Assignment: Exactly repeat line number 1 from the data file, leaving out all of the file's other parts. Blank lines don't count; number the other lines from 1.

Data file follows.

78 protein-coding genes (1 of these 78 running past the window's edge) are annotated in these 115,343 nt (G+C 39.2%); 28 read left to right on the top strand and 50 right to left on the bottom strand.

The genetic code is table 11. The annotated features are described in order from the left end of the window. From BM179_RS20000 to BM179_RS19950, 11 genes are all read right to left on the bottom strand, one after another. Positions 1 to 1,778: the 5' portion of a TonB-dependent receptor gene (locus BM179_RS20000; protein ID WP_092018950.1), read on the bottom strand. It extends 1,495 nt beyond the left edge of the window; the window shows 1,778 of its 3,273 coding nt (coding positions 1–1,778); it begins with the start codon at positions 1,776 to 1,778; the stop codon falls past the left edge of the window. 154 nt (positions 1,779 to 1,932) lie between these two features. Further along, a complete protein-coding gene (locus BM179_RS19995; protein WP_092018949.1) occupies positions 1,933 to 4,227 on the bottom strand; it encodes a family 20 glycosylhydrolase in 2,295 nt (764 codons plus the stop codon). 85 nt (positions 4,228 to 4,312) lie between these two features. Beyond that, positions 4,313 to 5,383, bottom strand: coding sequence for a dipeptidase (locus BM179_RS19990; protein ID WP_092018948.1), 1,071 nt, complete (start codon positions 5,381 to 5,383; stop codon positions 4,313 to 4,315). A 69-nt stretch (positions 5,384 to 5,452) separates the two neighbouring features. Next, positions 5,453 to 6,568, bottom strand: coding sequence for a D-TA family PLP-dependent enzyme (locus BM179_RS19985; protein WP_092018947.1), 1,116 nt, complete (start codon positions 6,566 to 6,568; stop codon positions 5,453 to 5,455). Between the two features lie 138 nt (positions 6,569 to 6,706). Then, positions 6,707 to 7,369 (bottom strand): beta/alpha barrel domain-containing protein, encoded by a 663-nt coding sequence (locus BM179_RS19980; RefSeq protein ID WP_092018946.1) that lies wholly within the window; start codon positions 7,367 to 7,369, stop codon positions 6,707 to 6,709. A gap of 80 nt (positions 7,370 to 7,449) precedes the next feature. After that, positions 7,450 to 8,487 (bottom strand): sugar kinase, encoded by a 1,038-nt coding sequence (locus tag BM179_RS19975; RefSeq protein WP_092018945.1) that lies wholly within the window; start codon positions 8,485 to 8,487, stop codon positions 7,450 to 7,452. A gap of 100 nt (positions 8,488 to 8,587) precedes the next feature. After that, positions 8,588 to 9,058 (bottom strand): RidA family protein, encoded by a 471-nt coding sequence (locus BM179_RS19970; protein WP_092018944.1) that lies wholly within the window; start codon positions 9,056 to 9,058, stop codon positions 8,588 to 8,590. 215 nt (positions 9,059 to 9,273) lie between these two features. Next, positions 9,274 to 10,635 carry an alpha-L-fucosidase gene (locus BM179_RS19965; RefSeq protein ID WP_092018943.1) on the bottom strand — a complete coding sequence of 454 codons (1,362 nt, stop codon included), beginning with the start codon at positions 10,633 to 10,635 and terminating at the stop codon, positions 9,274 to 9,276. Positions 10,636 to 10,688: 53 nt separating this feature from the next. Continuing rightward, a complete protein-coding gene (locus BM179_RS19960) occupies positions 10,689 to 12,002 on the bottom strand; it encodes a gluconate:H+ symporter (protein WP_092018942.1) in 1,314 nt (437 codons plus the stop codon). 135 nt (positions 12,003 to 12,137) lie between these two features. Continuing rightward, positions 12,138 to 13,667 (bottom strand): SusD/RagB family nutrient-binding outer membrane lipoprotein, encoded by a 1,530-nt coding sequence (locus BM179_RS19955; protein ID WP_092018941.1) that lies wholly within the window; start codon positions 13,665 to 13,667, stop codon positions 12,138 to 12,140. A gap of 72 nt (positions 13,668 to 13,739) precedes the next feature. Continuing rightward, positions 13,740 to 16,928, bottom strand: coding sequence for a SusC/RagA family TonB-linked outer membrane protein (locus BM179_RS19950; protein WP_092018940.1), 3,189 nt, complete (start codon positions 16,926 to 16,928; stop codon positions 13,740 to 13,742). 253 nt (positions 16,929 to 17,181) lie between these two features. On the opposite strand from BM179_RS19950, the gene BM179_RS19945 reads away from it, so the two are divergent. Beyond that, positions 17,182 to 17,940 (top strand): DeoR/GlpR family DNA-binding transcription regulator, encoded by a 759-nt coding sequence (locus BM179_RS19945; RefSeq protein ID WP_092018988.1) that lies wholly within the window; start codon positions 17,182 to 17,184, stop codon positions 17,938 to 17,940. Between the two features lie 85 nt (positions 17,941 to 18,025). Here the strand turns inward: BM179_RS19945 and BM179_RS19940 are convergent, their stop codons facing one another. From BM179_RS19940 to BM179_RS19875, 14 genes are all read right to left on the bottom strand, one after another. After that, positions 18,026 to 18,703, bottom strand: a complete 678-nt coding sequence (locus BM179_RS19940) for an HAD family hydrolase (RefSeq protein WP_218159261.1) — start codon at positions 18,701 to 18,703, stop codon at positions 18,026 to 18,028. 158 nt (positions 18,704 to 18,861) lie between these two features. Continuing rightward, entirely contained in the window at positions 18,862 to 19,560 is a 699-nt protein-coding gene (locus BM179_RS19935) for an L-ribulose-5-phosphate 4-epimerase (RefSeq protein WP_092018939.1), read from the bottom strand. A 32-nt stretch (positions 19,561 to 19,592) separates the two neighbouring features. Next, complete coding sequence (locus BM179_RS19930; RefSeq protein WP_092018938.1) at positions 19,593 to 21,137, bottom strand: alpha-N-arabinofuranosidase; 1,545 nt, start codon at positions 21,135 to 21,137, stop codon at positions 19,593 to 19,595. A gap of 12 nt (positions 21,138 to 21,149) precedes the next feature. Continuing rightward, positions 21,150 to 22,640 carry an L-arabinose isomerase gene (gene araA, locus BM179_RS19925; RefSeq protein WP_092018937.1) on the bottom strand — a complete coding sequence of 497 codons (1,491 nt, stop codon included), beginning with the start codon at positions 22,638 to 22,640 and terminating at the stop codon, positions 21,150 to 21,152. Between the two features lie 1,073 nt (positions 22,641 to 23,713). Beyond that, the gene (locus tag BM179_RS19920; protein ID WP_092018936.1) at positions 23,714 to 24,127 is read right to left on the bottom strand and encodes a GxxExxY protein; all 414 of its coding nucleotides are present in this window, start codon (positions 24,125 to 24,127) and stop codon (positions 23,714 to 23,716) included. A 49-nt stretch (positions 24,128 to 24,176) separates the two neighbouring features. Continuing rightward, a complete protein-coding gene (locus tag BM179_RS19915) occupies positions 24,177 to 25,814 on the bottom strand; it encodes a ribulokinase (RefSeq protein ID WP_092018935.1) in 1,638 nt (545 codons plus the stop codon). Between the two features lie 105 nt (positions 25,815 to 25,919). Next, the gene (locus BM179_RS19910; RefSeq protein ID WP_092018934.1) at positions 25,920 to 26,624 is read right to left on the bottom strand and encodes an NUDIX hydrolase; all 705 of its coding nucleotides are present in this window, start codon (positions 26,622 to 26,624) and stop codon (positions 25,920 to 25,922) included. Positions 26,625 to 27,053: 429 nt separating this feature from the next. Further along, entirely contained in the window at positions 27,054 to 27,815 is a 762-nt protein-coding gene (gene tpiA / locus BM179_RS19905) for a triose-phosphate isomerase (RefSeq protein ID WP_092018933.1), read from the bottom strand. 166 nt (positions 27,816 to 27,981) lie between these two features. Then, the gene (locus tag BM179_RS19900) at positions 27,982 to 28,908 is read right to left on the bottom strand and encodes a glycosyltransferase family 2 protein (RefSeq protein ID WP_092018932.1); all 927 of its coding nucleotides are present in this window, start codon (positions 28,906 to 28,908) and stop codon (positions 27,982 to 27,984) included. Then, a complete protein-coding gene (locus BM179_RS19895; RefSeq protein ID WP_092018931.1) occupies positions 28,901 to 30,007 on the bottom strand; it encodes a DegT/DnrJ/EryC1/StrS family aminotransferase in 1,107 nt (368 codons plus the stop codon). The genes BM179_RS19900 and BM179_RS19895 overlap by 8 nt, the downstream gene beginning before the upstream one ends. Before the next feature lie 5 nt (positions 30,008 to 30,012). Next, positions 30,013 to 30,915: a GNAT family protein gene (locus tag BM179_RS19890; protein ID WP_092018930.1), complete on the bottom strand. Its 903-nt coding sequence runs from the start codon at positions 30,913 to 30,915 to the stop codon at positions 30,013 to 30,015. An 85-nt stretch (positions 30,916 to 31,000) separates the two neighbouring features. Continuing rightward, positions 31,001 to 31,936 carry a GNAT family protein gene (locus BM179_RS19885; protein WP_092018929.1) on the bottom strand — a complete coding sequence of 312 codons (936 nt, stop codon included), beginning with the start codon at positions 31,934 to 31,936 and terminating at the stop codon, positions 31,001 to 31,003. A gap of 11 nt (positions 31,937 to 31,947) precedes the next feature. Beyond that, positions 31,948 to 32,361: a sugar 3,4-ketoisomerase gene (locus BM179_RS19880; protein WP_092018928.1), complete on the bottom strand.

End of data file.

78 protein-coding genes (1 of these 78 running past the window's edge) are annotated in these 115,343 nt (G+C 39.2%); 28 read left to right on the top strand and 50 right to left on the bottom strand.